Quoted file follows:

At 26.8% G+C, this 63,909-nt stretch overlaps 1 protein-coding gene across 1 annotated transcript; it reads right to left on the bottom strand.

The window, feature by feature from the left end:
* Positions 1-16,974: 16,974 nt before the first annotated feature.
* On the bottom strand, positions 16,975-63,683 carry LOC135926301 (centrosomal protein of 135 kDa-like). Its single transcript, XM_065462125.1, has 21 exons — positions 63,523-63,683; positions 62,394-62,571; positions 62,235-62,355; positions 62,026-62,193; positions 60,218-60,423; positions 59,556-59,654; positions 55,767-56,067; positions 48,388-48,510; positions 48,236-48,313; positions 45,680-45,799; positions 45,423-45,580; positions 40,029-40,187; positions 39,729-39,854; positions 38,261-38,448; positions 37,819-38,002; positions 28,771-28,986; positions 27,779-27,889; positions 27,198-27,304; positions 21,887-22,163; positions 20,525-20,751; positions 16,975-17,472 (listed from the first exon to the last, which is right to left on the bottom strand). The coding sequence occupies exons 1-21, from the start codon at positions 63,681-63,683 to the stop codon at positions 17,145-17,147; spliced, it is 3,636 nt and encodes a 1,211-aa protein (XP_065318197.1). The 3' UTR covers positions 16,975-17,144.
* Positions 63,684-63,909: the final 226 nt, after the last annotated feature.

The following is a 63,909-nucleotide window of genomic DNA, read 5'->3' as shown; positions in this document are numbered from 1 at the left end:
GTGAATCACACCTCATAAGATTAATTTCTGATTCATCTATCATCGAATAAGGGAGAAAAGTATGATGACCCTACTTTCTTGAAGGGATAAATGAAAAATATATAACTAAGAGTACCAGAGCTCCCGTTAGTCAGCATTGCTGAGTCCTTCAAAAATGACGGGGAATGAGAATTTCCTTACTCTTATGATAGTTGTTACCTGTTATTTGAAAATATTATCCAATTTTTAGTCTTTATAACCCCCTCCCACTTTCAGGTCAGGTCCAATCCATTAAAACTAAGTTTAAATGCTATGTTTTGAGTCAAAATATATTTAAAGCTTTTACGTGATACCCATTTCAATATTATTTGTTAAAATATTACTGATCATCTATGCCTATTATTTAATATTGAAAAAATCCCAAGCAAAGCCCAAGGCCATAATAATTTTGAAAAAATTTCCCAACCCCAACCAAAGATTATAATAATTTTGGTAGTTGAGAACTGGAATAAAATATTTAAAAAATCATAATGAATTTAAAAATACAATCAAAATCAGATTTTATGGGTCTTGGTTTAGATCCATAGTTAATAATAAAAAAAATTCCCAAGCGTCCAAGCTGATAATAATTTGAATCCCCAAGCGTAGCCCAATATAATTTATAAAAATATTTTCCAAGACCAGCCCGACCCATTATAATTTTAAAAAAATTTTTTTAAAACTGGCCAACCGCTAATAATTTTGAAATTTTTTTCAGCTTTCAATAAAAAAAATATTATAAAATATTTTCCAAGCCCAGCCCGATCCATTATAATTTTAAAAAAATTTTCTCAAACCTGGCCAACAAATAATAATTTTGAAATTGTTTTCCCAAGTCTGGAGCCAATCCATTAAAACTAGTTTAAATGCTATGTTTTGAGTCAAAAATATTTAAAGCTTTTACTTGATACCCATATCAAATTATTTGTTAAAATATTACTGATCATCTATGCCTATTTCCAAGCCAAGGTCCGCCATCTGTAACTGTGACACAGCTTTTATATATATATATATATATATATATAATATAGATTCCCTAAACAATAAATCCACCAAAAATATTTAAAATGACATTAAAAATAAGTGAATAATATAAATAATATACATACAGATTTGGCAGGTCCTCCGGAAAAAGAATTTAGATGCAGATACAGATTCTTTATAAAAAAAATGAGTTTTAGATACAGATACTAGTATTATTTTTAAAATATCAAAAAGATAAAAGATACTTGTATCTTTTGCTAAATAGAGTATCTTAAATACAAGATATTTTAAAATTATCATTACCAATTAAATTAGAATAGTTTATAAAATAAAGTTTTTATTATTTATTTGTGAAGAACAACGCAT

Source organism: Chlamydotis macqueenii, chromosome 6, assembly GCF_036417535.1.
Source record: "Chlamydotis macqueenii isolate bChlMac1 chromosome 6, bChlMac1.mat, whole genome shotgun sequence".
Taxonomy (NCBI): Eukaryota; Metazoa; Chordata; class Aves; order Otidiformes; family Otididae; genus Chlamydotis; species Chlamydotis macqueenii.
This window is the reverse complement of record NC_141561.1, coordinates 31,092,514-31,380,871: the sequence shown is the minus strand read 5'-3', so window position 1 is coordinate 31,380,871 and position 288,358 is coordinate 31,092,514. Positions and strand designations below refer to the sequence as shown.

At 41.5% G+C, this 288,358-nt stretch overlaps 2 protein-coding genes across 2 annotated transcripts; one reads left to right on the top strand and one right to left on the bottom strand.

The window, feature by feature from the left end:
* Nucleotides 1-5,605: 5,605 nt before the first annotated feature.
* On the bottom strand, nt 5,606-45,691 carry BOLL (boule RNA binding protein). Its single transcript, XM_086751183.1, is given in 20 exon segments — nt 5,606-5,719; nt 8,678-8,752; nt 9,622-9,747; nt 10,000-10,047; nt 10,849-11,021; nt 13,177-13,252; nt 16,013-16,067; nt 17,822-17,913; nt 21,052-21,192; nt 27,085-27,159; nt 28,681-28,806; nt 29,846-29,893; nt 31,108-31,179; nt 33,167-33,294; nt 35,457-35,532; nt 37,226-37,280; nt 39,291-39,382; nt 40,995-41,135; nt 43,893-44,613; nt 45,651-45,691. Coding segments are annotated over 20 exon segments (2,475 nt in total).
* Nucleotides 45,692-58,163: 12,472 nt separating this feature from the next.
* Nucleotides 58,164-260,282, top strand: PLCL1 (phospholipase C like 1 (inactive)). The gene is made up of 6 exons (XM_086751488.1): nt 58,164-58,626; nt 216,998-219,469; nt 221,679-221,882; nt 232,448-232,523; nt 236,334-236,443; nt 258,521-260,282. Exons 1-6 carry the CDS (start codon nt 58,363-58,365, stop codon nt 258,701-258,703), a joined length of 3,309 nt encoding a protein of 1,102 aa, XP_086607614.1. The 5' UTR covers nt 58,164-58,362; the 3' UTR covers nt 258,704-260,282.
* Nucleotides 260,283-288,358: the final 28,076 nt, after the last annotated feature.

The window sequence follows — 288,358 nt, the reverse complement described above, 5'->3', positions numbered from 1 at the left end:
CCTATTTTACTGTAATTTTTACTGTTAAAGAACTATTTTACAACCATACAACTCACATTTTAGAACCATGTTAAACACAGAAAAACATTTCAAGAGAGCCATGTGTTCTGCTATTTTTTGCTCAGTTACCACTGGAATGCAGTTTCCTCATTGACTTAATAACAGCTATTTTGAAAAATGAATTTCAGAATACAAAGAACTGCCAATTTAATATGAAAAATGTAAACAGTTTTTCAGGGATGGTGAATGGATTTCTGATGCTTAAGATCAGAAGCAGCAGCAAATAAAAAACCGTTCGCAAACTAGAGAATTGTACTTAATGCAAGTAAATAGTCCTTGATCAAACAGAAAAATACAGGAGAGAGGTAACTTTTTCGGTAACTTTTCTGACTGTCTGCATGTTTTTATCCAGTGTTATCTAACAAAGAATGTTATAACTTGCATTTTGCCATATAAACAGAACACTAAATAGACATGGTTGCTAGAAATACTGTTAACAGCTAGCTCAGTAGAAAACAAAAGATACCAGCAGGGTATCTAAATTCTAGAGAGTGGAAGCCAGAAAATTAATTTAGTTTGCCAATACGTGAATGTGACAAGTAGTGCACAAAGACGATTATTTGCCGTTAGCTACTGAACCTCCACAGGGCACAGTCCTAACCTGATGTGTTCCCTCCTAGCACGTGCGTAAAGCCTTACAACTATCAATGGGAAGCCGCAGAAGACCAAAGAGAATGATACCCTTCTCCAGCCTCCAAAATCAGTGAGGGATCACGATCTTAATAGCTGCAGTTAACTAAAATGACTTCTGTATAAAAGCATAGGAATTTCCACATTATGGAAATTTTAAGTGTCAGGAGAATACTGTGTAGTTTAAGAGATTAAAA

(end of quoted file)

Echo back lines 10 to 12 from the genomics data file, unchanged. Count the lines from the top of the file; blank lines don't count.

Taxonomy (NCBI): Eukaryota; Metazoa; Chordata; class Aves; order Otidiformes; family Otididae; genus Chlamydotis; species Chlamydotis macqueenii.
This window is the reverse complement of record NC_141561.1, coordinates 31,092,514-31,380,871: the sequence shown is the minus strand read 5'-3', so window position 1 is coordinate 31,380,871 and position 288,358 is coordinate 31,092,514. Positions and strand designations below refer to the sequence as shown.

At 41.5% G+C, this 288,358-nt stretch overlaps 2 protein-coding genes across 2 annotated transcripts; one reads left to right on the top strand and one right to left on the bottom strand.